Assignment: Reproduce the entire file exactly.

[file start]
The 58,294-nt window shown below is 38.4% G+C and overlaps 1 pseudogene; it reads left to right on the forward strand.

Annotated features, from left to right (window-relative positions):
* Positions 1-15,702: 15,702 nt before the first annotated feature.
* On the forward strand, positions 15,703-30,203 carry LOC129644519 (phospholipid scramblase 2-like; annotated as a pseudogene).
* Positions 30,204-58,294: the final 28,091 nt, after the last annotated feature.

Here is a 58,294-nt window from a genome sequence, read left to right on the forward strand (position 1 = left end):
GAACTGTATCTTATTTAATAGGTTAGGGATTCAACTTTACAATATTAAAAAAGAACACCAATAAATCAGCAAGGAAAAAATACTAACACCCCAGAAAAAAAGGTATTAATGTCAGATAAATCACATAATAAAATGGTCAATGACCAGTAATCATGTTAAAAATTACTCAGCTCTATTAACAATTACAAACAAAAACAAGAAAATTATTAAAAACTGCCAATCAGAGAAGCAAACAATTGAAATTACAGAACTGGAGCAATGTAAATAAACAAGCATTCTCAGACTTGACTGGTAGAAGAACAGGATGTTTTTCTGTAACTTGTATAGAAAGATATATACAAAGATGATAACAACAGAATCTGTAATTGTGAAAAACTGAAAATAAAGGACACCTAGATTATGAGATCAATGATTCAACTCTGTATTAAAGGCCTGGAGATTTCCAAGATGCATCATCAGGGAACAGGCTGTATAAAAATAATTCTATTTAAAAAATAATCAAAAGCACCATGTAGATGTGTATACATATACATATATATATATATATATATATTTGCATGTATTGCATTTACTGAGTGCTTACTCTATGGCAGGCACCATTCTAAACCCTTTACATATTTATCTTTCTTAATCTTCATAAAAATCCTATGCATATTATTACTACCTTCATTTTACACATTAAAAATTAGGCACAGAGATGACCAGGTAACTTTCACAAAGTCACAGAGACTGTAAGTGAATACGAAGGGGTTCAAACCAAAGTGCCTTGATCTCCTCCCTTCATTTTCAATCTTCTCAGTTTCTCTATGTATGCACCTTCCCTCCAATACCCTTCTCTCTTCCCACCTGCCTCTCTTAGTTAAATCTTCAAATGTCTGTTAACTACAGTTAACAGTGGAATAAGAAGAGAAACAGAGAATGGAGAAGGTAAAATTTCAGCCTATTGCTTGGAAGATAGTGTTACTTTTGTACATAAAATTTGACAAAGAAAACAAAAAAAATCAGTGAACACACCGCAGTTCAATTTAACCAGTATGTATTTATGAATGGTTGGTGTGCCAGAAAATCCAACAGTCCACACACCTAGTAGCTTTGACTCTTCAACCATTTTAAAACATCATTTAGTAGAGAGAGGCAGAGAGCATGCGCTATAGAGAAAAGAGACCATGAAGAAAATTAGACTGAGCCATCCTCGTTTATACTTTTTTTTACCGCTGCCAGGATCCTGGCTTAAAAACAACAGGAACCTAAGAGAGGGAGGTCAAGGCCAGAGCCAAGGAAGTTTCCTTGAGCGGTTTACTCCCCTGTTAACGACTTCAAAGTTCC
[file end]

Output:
The 58,294-nt window shown below is 38.4% G+C and overlaps 1 pseudogene; it reads left to right on the forward strand.

Annotated features, from left to right (window-relative positions):
* Positions 1-15,702: 15,702 nt before the first annotated feature.
* On the forward strand, positions 15,703-30,203 carry LOC129644519 (phospholipid scramblase 2-like; annotated as a pseudogene).
* Positions 30,204-58,294: the final 28,091 nt, after the last annotated feature.

Here is a 58,294-nt window from a genome sequence, read left to right on the forward strand (position 1 = left end):
GAACTGTATCTTATTTAATAGGTTAGGGATTCAACTTTACAATATTAAAAAAGAACACCAATAAATCAGCAAGGAAAAAATACTAACACCCCAGAAAAAAAGGTATTAATGTCAGATAAATCACATAATAAAATGGTCAATGACCAGTAATCATGTTAAAAATTACTCAGCTCTATTAACAATTACAAACAAAAACAAGAAAATTATTAAAAACTGCCAATCAGAGAAGCAAACAATTGAAATTACAGAACTGGAGCAATGTAAATAAACAAGCATTCTCAGACTTGACTGGTAGAAGAACAGGATGTTTTTCTGTAACTTGTATAGAAAGATATATACAAAGATGATAACAACAGAATCTGTAATTGTGAAAAACTGAAAATAAAGGACACCTAGATTATGAGATCAATGATTCAACTCTGTATTAAAGGCCTGGAGATTTCCAAGATGCATCATCAGGGAACAGGCTGTATAAAAATAATTCTATTTAAAAAATAATCAAAAGCACCATGTAGATGTGTATACATATACATATATATATATATATATATATTTGCATGTATTGCATTTACTGAGTGCTTACTCTATGGCAGGCACCATTCTAAACCCTTTACATATTTATCTTTCTTAATCTTCATAAAAATCCTATGCATATTATTACTACCTTCATTTTACACATTAAAAATTAGGCACAGAGATGACCAGGTAACTTTCACAAAGTCACAGAGACTGTAAGTGAATACGAAGGGGTTCAAACCAAAGTGCCTTGATCTCCTCCCTTCATTTTCAATCTTCTCAGTTTCTCTATGTATGCACCTTCCCTCCAATACCCTTCTCTCTTCCCACCTGCCTCTCTTAGTTAAATCTTCAAATGTCTGTTAACTACAGTTAACAGTGGAATAAGAAGAGAAACAGAGAATGGAGAAGGTAAAATTTCAGCCTATTGCTTGGAAGATAGTGTTACTTTTGTACATAAAATTTGACAAAGAAAACAAAAAAAATCAGTGAACACACCGCAGTTCAATTTAACCAGTATGTATTTATGAATGGTTGGTGTGCCAGAAAATCCAACAGTCCACACACCTAGTAGCTTTGACTCTTCAACCATTTTAAAACATCATTTAGTAGAGAGAGGCAGAGAGCATGCGCTATAGAGAAAAGAGACCATGAAGAAAATTAGACTGAGCCATCCTCGTTTATACTTTTTTTTACCGCTGCCAGGATCCTGGCTTAAAAACAACAGGAACCTAAGAGAGGGAGGTCAAGGCCAGAGCCAAGGAAGTTTCCTTGAGCGGTTTACTCCCCTGTTAACGACTTCAAAGTTCC